Apprenticeship system reboot could boost economy


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The apprentice system requires a reboot to help it and the wider economy recover from the Covid-19 pandemic and to offer more disadvantaged young people ways to gain skills and a route into employment.

Independent think-tank the Centre for Social Justice in its Trade Secrets report urged immediate action to reverse the decline of level 2 (intermediate) apprenticeships, which it said were in “free fall”.

Relatively few level 2 apprenticeships were being approved, it said, with levy-paying employers focusing more on higher level apprenticeships. Furthermore, squeezes on funding bands had led to much fewer starts. Good-quality level 2 options boost wages and employability, and offer good returns to the public purse, the authors stated.

The Association of Employment and Learning Providers greeted the report as “potentially seminal”.

The pandemic had severely affected apprenticeships. As of April 2020, only 39% of apprenticeships were continuing as normal, 8% of apprentices had been made redundant, and just 58% of employers were confident all their apprentices would return once economic restrictions were relaxed.

Employers were likely to be highly risk averse when it came to investing in training, the authors noted.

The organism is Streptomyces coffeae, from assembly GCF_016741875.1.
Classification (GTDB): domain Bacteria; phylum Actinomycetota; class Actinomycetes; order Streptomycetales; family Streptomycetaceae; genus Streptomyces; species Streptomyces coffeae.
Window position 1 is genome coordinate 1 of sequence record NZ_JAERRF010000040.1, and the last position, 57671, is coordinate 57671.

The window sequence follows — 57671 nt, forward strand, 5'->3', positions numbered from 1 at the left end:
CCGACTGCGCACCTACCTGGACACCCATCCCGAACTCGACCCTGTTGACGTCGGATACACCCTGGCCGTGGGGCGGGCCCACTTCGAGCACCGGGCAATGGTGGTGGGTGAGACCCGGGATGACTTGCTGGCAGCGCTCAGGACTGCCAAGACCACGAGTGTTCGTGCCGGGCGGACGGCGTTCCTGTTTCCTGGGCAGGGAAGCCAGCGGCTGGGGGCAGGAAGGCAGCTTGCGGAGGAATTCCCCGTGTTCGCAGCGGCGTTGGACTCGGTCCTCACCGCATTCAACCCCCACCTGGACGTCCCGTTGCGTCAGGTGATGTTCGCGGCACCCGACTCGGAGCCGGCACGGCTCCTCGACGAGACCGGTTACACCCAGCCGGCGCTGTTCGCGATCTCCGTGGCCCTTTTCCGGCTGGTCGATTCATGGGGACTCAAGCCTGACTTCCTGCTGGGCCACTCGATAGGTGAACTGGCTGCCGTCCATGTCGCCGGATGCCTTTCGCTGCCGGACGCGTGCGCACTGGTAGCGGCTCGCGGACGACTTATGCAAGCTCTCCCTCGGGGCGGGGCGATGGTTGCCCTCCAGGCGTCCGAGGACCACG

They argued that the government needed to dramatically reduce the risk of investing in apprenticeships, at least until employers built more confidence in the economy, which could cause a “long-term cultural shift towards more vocational training – and with it, a more seamless alignment between our skills gaps and the training people undertake”.

In particular, the government should pay strong regard to school leavers and young adults. The existing system already favoured more mature (and often higher skilled) workers, stated the report, and according to CSJ/YouGov polling, over one in six levy-paying employers used levy funds to rebadge existing training (17%), or to accredit skills that existing staff already had (18%), in the year prior to being surveyed.